Show Posts

This section allows you to view all posts made by this member. Note that you can only see posts made in areas you currently have access to.

Messages - reverseapachemaster

Pages: [1] 2 3 ... 171
Beer Recipes / Re: Help with Wild Yeast beer
« on: August 26, 2016, 07:39:34 AM »
You're several years behind trying to get into that game and the information on how to buy and prepare plates and use a loop are already fairly well disseminated.

The language in the kickstarter is gimmicky. Yeast traps? Special yeast food? Come on, man. It's just plates, extract and agar.

Yeast and Fermentation / Re: infected
« on: August 25, 2016, 09:58:43 AM »

Acetic acid can be produced in sufficiently problematic volumes by brett without the presence of an unwelcomed infection or barrels. Enough oxygen could have been introduced during racking that he ended up with a mess of acetic acid.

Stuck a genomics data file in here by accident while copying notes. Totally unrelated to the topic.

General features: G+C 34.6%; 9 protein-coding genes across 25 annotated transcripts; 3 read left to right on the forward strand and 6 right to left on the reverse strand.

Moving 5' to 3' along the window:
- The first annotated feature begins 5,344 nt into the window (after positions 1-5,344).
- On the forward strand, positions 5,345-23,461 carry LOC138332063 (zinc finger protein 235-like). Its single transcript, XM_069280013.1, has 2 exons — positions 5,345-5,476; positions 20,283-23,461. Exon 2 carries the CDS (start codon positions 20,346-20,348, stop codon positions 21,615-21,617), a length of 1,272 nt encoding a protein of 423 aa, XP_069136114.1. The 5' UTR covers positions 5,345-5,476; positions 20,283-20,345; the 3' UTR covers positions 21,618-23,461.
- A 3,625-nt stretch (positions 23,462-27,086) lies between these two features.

Yes, but is that also true if there has first been a sacch fermentation?

Yes, perhaps even more likely without sacc fermentation. Brett throws acetic acid when it has access to glucose and oxygen. The absence of a sacc fermentation means more glucose for brett. Brett doesn't use the same metabolic pathway to create acetic acid as many bacteria which use ethanol to create acetic acid.

Kegging and Bottling / Re: How are my odds looking?
« on: August 25, 2016, 09:48:50 AM »
Do you really want to risk running out during the BBQ?

Where's your sense of adventure?

The Pub / Re: On the beer trail
« on: August 25, 2016, 09:46:35 AM »
Those beers are all too cloudy to be served in NE.

Yeast and Fermentation / Re: infected
« on: August 24, 2016, 06:41:25 AM »
As the OP fermented first with sacch and then with brett, lacto and pedio, this is not a spontaneous fermentation, and therefore there should be no acetic acid. The acetic acid from Flanders red comes from the barrels.